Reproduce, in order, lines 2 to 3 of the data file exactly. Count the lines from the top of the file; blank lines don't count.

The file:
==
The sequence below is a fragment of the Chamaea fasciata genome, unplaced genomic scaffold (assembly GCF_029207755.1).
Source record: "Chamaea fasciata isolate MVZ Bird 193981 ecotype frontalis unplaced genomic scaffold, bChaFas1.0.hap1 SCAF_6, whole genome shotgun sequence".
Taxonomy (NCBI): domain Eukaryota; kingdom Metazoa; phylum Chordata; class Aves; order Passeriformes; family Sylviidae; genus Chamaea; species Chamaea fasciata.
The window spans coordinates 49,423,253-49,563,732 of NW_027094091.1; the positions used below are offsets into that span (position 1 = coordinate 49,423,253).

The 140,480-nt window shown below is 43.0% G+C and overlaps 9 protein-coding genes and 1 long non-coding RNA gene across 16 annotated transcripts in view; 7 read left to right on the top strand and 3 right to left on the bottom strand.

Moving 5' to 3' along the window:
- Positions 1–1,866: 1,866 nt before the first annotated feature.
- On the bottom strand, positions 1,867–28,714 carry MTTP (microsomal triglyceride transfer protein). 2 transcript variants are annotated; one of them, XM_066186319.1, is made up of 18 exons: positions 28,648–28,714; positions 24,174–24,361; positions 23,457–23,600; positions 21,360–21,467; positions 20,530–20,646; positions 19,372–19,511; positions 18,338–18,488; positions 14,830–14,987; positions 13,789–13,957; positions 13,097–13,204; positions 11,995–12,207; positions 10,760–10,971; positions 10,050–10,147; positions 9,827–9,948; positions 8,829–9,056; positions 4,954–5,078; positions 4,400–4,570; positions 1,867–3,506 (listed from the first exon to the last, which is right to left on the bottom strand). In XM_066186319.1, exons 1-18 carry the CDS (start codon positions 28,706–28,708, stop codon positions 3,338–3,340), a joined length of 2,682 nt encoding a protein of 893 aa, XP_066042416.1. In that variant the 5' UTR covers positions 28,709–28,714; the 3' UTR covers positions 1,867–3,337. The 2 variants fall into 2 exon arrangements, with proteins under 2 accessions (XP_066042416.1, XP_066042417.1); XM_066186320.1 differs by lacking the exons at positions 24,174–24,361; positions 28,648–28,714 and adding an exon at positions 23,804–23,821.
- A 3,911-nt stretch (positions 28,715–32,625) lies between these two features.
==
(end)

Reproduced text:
Source record: "Chamaea fasciata isolate MVZ Bird 193981 ecotype frontalis unplaced genomic scaffold, bChaFas1.0.hap1 SCAF_6, whole genome shotgun sequence".
Taxonomy (NCBI): domain Eukaryota; kingdom Metazoa; phylum Chordata; class Aves; order Passeriformes; family Sylviidae; genus Chamaea; species Chamaea fasciata.